University converts 2018 waste into an alternative to fossil fuel

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Image Credit: Daria Jonkisz

DCU converted the majority of its waste across campuses into an alternative to fossil fuel last year, according to the results of a Freedom of Information Request.

Over 89 per cent of the waste generated in DCU was separated into ‘recovery’ materials which were then used to produce solid recovered fuel (SRF) in 2018.

Based on the ongoing recovery in the construction sector here in Ireland, we expect the demand for cement to continue to grow with an associated increase in the need for fuel,” said Communications Manager at Irish Cement, Brian Gilmore.

DCU uses Thorntons Recycling which provides SRF to cement firms to help with manufacturing, as some cement kilns now use SRF as a more environmentally friendly substitute to coal.

Thorntons is licenced by the Environmental Protection Agency (EPA) to handle 250,000 tonnes of waste a year.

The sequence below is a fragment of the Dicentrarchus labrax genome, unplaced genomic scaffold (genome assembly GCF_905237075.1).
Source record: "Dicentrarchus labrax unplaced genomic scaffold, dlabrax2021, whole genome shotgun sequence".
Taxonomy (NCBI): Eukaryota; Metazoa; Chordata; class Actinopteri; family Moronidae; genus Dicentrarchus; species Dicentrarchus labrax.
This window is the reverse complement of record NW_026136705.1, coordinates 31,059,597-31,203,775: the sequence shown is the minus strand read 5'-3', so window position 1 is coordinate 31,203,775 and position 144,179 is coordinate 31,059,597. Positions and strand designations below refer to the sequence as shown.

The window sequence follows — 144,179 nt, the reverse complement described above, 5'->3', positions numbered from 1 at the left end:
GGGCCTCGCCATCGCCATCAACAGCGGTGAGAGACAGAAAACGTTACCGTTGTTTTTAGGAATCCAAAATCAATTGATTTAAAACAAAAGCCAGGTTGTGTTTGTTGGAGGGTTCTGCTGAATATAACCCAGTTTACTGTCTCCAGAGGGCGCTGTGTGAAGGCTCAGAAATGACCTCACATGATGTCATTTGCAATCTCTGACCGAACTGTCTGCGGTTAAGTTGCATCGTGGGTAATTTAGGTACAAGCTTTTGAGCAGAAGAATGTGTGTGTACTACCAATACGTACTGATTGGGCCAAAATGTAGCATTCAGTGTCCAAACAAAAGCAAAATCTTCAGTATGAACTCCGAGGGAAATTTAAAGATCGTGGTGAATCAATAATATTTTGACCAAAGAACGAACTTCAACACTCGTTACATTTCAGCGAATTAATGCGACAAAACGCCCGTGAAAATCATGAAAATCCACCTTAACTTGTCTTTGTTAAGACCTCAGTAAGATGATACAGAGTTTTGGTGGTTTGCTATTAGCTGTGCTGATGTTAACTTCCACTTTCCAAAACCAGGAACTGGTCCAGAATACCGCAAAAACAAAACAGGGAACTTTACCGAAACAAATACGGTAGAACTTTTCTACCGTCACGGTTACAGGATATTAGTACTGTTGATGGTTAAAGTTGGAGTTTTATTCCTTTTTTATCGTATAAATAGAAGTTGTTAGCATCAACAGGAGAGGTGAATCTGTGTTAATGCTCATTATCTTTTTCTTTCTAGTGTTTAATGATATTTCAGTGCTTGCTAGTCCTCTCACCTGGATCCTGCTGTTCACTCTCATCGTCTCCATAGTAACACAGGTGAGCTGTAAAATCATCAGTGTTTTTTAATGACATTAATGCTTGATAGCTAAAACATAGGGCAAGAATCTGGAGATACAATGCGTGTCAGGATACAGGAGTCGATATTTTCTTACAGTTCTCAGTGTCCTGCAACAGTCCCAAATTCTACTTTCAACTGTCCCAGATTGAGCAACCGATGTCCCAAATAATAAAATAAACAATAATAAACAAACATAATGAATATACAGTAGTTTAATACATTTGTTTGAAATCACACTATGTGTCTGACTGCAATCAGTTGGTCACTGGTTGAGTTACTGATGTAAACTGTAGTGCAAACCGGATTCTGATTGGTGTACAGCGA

Unlike refuse-derived fuel (RDF), SRF is made from the shredding and processing of commercial waste. Both RDF and SRF convert waste to energy, however, SRF is made up of materials that are more difficult to recycle but can be used as a more sustainable fuel source instead of adding to landfill waste.

You cannot make cement without the intense heat inside the cement kiln, which is required to, literally, melt the raw materials,” added Gilmore.

As the need for cement mix remains, plants will have to burn materials to create it. SRF enables cement kilns to burn waste already created instead of burning fuel such as coal.

Some of the materials in SRF are wood, paper, textiles however other materials include plastic.

The main goal of using SRF is reducing waste in landfills while using an alternative to fossil fuels for the manufacturing of materials that require a lot of heat such as cement.

Using recyclables as a replacement for fossil fuels in such things as cement factories is what is done throughout Europe, explained Gilmore.

Although this is standard practice in Europe, Ireland still remains one of the worst offenders for emissions in the EU.

Progress has been made to reduce the country’s release of carbon emissions such as divesting from fossil fuel investments.

However, the implementation of a major plan by the government to tackle climate change in Ireland may be “paused” due to Brexit.

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